The teenager bagged an A* in Maths and A in Economics in her A Levels just before becoming the British number one in tennis
Image: 2021 Getty Images)
If you didn’t catch ‘the big tennis match’ on Saturday, the US Open final, then boy oh boy did you miss out.
Even those of us who found ourselves out for the evening or at the pub couldn’t tear our eyes away from our mobile phone screens as we waited with baited breath to see how Raducanu would fare in the US Open final at the tender age of 18.
And play to her best abilities she did as the British teenager beat Leylah Fernandez in the final, making her the first qualifier and first British woman for 44 years to claim a Grand Slam singles title.
Not only does a monumental win like that demand sporting prowess but it also requires a large measure of mental determination and calculated skill.
Speaking to the BBC, Andrew Richardson, Raducanu’s coach, who has worked with her since she was just 10 years old, said: “For me, the biggest strength she has is the mind.
“I think everything starts with the mind and the strength she has shown throughout the trip; and the resilience she showed.
“Her ability to deal with adversity and compete is where it all starts. I’ve known her from a young age, and she’s always had that.
“I’m not sure it can be coached. I think a lot of it is parenting, and her parents should take a lot of credit for the person Emma is. The mental strength she has is truly special.”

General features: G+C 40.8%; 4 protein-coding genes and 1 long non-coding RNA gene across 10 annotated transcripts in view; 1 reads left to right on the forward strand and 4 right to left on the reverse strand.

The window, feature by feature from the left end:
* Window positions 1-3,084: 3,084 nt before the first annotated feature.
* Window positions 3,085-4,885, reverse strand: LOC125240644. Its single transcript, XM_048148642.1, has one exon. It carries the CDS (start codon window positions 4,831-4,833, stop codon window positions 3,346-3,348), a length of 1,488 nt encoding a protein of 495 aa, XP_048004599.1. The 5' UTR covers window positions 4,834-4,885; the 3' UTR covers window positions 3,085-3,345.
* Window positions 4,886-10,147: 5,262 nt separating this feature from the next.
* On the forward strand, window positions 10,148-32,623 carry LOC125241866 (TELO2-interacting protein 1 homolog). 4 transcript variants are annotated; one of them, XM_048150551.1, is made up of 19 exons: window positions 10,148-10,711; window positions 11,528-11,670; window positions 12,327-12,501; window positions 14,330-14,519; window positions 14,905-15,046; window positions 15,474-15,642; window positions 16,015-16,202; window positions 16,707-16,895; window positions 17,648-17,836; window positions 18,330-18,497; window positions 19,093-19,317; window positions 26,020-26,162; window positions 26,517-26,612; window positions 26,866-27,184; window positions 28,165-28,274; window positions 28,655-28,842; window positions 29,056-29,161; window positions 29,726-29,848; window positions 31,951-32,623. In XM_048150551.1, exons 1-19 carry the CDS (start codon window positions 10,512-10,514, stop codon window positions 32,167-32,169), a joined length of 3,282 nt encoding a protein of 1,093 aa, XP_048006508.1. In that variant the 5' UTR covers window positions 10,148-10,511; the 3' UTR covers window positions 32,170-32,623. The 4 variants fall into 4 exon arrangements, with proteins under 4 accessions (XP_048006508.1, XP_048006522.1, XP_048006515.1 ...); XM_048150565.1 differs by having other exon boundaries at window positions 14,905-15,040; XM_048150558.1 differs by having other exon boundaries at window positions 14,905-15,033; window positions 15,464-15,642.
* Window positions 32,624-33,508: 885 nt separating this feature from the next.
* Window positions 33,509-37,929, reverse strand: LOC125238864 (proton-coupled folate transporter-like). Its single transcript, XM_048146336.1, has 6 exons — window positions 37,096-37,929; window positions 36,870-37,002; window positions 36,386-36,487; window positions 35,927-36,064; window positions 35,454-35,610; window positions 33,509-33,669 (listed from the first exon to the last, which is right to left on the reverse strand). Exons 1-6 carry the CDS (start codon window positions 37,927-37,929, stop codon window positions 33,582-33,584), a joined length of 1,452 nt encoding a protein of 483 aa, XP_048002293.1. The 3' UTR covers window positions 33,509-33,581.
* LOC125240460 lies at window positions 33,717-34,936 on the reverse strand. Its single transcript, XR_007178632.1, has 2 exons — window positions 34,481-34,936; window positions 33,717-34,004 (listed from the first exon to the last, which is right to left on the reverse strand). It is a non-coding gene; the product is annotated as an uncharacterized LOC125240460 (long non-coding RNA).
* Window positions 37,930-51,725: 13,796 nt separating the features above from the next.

Therefore, it doesn’t come as much of a surprise that Emma also proves to be quite the genius when it comes to excelling in mathematics, securing an A* in the subject at A Level and a subsequent A in the complimentary subject of economics.
Impressive grades that she bagged at the same time as being at the top of her sporting game and preparing for the match that changed her life.
Speaking on Good Morning Britain, Liz Blake, headteacher at Raducanu’s former school, Bickley Primary School, beamed with pride when recalling the match.
Liz said: “Staff who taught Emma are not surprised by her success.
“She was always very measured, determined and competitive and won the sprint every year.
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“She was very bright and good at all subjects, maths in particular.
“To think that she’s 18 and she’s recently taken her A Levels and there she is, all those many miles away playing fantastic tennis and reaching the finals.
“We’re so incredibly proud of her.”
In addition to helping her thrive in the sporting world, her love for maths and academia shines through on a personal level too, one example being an Instagram clip shared to her platform at the end of last year in which she works out a complex maths equation; the answer ingeniously resembling a message reading ‘Merry Christmas’.
Raducanu proves that the worlds of sport and mathematics truly are combined, sharing strong links and mental determination.
Game, set, match – it appears that the world is Radacanu’s oyster and it’ll be interesting to see how she continues with combining her passions for sport and maths as she goes forward with her British no.1 title.